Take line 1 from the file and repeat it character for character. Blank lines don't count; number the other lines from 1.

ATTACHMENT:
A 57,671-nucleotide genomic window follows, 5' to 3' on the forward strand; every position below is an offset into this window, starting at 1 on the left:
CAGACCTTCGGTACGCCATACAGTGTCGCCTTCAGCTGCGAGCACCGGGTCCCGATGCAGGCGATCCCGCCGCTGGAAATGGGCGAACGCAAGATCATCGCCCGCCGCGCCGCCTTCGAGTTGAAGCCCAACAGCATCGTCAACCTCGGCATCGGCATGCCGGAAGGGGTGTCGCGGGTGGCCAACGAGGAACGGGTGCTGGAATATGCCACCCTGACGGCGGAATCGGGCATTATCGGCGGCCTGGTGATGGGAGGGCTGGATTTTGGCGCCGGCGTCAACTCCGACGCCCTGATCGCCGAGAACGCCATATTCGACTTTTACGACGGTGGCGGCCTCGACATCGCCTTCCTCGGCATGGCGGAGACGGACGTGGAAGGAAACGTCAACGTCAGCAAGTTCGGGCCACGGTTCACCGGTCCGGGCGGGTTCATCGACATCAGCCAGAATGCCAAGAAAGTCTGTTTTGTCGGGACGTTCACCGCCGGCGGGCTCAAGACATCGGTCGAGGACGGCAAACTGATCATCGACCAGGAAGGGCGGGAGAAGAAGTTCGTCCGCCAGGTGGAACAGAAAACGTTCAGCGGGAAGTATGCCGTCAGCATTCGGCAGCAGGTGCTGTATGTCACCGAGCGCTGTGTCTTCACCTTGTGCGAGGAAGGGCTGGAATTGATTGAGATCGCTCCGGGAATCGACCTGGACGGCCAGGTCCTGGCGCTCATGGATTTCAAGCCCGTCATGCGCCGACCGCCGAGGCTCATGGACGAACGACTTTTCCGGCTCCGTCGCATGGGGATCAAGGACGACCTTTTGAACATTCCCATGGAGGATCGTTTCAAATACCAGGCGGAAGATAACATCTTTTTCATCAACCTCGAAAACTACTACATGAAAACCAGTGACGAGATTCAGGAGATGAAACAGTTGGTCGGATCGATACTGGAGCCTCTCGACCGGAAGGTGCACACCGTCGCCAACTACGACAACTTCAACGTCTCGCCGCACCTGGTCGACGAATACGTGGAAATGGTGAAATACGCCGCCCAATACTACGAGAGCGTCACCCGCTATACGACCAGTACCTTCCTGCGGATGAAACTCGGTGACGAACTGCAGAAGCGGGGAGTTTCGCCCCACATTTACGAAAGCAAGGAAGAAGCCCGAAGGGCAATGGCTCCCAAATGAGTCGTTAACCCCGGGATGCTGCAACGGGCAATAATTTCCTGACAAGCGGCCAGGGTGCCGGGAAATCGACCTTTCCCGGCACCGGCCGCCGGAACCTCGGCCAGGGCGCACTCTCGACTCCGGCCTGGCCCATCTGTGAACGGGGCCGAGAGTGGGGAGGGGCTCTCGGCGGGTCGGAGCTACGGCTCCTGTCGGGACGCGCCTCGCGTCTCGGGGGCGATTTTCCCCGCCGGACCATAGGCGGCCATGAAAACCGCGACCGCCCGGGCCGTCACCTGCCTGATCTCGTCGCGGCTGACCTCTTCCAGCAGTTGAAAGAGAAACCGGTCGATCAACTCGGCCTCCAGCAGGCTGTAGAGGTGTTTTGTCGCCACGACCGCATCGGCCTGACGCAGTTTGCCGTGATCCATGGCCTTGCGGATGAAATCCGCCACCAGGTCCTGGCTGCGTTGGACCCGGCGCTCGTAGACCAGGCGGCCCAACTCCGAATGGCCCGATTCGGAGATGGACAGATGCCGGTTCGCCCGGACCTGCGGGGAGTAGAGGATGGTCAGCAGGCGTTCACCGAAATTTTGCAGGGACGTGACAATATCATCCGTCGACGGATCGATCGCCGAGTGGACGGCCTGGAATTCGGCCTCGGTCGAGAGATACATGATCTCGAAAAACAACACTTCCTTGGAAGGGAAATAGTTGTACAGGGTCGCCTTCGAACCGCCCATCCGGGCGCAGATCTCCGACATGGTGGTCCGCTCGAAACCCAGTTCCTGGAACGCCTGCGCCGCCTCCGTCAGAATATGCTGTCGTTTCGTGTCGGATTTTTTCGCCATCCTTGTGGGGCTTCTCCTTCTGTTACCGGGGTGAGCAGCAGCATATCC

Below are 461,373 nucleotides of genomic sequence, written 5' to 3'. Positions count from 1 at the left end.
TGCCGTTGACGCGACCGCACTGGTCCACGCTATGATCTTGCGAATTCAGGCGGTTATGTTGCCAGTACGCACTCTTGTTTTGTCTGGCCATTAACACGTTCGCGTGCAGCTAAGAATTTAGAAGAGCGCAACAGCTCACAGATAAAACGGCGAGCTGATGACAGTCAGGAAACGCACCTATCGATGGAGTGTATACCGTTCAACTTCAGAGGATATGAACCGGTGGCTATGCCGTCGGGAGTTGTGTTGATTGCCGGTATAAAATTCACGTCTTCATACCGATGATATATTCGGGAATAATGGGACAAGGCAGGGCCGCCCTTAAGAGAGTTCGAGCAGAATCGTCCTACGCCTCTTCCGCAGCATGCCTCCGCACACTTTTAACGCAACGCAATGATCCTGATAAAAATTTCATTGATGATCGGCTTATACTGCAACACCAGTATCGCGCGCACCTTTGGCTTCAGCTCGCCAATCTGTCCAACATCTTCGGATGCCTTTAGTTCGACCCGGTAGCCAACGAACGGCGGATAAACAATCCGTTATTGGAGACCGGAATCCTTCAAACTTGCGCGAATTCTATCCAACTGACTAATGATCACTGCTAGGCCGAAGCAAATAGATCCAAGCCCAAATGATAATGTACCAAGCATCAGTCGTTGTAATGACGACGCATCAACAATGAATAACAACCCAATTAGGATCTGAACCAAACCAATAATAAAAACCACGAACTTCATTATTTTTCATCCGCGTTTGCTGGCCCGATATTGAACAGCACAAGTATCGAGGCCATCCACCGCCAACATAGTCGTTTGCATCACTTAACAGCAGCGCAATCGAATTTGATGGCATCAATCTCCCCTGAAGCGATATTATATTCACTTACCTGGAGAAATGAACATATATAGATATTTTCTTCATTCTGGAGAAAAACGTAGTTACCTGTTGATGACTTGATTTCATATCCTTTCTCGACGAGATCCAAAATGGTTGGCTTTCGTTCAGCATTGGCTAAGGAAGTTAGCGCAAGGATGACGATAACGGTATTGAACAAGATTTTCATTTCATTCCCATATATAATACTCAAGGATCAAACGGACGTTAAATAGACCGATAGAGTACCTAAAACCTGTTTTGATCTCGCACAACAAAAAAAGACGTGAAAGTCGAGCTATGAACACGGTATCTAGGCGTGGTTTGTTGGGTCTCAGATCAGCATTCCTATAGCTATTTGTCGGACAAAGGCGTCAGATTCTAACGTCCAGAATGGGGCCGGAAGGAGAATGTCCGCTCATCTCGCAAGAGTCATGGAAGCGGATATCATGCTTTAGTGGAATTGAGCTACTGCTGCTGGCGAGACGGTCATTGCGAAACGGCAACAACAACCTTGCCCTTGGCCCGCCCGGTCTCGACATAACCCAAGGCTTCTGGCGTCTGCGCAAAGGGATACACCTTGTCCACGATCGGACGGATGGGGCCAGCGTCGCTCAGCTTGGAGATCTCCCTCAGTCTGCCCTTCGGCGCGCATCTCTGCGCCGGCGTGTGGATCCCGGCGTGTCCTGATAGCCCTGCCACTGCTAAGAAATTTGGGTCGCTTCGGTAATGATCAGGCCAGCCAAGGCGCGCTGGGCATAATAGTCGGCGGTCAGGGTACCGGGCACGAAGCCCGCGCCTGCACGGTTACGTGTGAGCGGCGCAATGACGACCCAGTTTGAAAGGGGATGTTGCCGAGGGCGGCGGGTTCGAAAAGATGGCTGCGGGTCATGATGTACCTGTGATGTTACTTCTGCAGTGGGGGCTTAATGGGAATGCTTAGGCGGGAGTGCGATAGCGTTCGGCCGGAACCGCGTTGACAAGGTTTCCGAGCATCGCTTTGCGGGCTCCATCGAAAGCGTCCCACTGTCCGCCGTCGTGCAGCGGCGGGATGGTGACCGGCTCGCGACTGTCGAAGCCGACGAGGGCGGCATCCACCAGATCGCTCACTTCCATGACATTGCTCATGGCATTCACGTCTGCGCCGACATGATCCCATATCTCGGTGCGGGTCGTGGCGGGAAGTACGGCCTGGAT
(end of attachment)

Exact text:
A 57,671-nucleotide genomic window follows, 5' to 3' on the forward strand; every position below is an offset into this window, starting at 1 on the left: